1. Charlie

    In addition to being eco-fabulous, warming and superheroic, the knitted beard scores top points for queerness! At last, every woman who wants a beard can have one! Or several, to match with mood. :)

    Reply
  2. Zainab G.

    Knitters are not exclusively to grandmothers. Knitters are everyone and everyone such as celebrities like Brad Pitt, knitwear designers Jared Flood, Franklin Habit as well as Nicky Epstein, Elizabeth Zimmerman has published, educates, particapted and change the face how knitters are viewed. There are constant knit alongs, fibers events and festival are hosted all the time global. Knitting in the movies X-Men, knitting shows Knitting Daily, knitting blogs, YouTube demo and a global online knitters community like Ravelry. Universities and colleges are now offering knitwear degrees like Academy of Art of San Fransciso, CA. Not to mention many famed designers who are knitters and incorportated knitwear into their lines like Missoni, Alexander McQueen and Christine Dior. Major businesses like Vogue Knitting has hosted Knit Summits this past January boost a large turnout of classes, fashion shows, demo and natural the many fibers/yarns one can sample and purchase, UK Knit Nations, USA Sock Summit, Prince Charles has begun a campaign to bring back the wool to the fashion, retail industry and to the general population of Wales, UK and Australia. Knitters are being introducted into public and some private schools like Waldorf education among school kids and in some after school centers. Knitters are not all grandmothers and not all grandmothers are knitters.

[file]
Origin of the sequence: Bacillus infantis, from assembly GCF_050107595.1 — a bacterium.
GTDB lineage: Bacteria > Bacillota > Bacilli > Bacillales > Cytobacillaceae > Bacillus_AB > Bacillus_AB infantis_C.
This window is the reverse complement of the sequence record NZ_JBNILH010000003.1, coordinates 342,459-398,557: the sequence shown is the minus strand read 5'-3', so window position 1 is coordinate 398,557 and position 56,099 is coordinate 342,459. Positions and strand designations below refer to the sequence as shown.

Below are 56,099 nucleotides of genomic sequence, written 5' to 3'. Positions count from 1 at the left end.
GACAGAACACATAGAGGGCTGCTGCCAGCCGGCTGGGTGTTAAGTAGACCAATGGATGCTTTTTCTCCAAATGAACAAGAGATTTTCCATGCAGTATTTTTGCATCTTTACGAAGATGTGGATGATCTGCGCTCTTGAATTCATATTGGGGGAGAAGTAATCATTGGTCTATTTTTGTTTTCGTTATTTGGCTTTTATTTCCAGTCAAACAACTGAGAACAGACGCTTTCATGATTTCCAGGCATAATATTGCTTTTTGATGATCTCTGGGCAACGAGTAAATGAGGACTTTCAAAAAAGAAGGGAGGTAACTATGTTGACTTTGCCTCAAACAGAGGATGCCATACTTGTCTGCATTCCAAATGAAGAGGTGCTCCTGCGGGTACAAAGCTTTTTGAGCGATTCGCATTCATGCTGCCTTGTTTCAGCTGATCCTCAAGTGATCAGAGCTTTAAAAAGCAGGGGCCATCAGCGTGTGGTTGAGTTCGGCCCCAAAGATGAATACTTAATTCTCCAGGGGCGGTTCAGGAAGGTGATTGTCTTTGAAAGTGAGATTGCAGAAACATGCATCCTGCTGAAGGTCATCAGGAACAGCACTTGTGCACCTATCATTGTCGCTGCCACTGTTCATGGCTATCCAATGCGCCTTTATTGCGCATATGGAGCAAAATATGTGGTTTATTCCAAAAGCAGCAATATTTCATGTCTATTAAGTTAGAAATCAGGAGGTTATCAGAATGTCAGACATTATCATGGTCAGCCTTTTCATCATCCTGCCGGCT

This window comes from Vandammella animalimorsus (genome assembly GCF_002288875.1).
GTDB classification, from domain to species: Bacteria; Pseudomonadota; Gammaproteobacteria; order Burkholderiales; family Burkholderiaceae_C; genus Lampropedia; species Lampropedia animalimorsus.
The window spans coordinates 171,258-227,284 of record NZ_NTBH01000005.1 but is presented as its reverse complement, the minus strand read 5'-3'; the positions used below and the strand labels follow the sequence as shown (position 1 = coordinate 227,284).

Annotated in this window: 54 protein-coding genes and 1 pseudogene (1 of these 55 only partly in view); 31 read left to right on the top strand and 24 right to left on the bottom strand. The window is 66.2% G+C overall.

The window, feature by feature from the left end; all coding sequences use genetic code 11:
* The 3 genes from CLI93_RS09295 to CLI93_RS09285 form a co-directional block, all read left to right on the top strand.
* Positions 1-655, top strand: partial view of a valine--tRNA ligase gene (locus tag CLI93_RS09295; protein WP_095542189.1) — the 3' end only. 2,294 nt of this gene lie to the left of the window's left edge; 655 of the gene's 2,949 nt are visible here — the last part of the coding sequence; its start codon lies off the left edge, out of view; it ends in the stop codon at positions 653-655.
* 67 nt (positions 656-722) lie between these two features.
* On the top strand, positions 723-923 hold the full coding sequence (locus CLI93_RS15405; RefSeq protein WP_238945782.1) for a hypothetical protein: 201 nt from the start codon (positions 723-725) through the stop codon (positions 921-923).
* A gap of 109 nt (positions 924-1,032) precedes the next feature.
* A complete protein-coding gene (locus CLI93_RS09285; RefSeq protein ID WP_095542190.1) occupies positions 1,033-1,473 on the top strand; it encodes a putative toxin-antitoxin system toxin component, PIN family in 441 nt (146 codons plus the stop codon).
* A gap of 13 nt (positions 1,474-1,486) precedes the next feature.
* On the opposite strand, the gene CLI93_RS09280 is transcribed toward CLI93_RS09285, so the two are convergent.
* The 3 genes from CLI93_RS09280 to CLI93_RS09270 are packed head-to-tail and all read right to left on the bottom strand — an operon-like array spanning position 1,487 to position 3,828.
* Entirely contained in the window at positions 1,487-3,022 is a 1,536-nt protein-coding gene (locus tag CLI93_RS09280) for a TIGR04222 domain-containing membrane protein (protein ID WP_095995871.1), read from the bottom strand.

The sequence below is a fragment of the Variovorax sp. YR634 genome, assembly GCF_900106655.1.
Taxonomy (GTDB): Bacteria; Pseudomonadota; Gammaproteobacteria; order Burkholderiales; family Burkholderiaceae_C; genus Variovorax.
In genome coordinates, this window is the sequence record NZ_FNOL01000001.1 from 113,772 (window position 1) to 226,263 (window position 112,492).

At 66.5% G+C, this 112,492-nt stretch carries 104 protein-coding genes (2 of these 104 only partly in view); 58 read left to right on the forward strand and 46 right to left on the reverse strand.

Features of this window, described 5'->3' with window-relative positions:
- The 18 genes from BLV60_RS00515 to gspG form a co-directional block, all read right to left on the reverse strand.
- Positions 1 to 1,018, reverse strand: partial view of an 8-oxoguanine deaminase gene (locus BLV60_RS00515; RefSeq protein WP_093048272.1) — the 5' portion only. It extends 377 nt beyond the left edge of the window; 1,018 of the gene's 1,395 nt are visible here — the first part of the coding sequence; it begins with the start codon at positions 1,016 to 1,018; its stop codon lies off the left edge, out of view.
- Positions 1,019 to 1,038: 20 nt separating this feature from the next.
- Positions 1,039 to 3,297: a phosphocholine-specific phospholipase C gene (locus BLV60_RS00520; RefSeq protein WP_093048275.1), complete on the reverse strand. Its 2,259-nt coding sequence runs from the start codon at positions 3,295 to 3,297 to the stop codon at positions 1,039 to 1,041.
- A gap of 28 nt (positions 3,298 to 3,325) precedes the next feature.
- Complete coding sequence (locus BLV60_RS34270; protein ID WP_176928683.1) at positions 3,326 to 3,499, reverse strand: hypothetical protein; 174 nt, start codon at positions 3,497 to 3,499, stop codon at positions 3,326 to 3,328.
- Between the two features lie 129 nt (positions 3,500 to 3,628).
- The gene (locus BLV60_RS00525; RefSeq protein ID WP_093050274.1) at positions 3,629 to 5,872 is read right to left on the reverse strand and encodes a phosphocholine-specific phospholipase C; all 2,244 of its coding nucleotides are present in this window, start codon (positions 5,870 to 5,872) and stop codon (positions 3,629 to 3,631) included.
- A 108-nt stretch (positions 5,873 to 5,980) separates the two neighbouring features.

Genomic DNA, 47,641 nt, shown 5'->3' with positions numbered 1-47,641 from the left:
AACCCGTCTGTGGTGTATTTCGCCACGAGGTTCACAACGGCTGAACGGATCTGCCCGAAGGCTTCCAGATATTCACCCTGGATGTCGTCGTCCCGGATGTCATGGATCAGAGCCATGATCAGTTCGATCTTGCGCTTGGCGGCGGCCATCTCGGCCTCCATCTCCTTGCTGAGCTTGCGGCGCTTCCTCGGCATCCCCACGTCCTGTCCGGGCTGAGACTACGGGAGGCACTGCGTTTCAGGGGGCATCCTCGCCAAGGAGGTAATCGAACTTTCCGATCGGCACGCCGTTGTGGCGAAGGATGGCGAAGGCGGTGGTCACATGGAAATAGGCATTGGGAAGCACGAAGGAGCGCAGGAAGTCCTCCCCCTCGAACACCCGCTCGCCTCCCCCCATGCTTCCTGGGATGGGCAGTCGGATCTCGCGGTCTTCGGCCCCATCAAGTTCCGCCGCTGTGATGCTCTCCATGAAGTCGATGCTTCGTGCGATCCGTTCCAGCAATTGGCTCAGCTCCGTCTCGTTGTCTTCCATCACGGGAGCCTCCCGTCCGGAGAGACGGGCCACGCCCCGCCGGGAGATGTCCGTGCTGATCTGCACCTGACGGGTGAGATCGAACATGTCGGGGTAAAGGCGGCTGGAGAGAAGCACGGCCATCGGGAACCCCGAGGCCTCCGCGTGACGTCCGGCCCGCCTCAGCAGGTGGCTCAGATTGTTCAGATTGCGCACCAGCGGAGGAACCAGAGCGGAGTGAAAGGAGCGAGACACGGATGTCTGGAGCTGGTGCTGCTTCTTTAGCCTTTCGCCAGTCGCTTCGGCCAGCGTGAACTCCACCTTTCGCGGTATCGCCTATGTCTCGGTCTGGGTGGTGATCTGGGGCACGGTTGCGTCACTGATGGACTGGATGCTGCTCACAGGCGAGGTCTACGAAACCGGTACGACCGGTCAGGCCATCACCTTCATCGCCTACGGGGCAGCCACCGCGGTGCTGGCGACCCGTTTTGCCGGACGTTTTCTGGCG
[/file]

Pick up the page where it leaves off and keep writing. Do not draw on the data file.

Reply
  3. Murtaza

    Hi Karin,

    Wow, I never actually thought about the environmental benefits of not shaving! Given that “The average shave uses 3-10 gallons of water”*, yeah I would also say that shaving less or not at all would be an environmentally responsible thing to do. I’m surprised, though, I would imagine it requiring a lot less water… especially if you don’t let the water run.

    Sorry for the affront Zaufishan, as you can guess, the article *totally* caught me off guard since I did not make the connection between beard-growing and environmental stewardship at all. And I actually consider myself an environmentalist (hopefully! :) ), so if I was lost then I wonder who else?

    *http://www.pwrnewmedia.com/2011/anheuser-busch/bud_grow_one/index.html

    Reply
  4. Murtaza

    Hi, I honestly don’t get what this has to do with sustainability. I’m not unwelcoming of the topic (of knitted beards) itself, but to claim it is an environmental thing doesn’t fit (or at least, you haven’t demonstrated so), and seems an insult or a joke to more legitimate environmentalism.

    Reply
  5. Zaufishan Post author

    I’m pleased at how well our Muslims viewers are responding to an artificial alternative to an otherwise Muslim practice.

    I once knitted a scarf with attached gloves that was large enough to wear as a headscarf (“hijab”). I am so making myself a beard now… !

    Peace and love and eco jihad.

    Reply
  6. Patricia Kloosterman

    Never mind for religious reasons every one in Canada could use these for our brutal winters

    Reply